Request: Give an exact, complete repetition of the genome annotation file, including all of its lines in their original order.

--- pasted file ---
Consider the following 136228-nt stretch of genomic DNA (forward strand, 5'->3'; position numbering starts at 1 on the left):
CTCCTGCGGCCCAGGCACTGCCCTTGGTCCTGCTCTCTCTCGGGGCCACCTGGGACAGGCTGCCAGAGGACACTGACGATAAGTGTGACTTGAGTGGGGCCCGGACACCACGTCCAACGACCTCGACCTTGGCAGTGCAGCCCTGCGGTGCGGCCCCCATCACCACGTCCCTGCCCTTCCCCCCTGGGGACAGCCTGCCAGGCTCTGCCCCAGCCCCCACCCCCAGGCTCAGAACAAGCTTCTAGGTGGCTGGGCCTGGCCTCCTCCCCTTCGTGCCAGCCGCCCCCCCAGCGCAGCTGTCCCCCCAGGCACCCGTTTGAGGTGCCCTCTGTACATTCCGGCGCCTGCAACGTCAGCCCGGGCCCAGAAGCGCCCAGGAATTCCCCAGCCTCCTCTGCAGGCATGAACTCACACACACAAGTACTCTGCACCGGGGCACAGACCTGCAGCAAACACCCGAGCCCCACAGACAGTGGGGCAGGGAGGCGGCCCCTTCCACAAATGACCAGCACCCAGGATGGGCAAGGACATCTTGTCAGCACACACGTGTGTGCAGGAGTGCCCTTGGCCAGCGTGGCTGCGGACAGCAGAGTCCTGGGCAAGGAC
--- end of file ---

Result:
Consider the following 136228-nt stretch of genomic DNA (forward strand, 5'->3'; position numbering starts at 1 on the left):
CTCCTGCGGCCCAGGCACTGCCCTTGGTCCTGCTCTCTCTCGGGGCCACCTGGGACAGGCTGCCAGAGGACACTGACGATAAGTGTGACTTGAGTGGGGCCCGGACACCACGTCCAACGACCTCGACCTTGGCAGTGCAGCCCTGCGGTGCGGCCCCCATCACCACGTCCCTGCCCTTCCCCCCTGGGGACAGCCTGCCAGGCTCTGCCCCAGCCCCCACCCCCAGGCTCAGAACAAGCTTCTAGGTGGCTGGGCCTGGCCTCCTCCCCTTCGTGCCAGCCGCCCCCCCAGCGCAGCTGTCCCCCCAGGCACCCGTTTGAGGTGCCCTCTGTACATTCCGGCGCCTGCAACGTCAGCCCGGGCCCAGAAGCGCCCAGGAATTCCCCAGCCTCCTCTGCAGGCATGAACTCACACACACAAGTACTCTGCACCGGGGCACAGACCTGCAGCAAACACCCGAGCCCCACAGACAGTGGGGCAGGGAGGCGGCCCCTTCCACAAATGACCAGCACCCAGGATGGGCAAGGACATCTTGTCAGCACACACGTGTGTGCAGGAGTGCCCTTGGCCAGCGTGGCTGCGGACAGCAGAGTCCTGGGCAAGGAC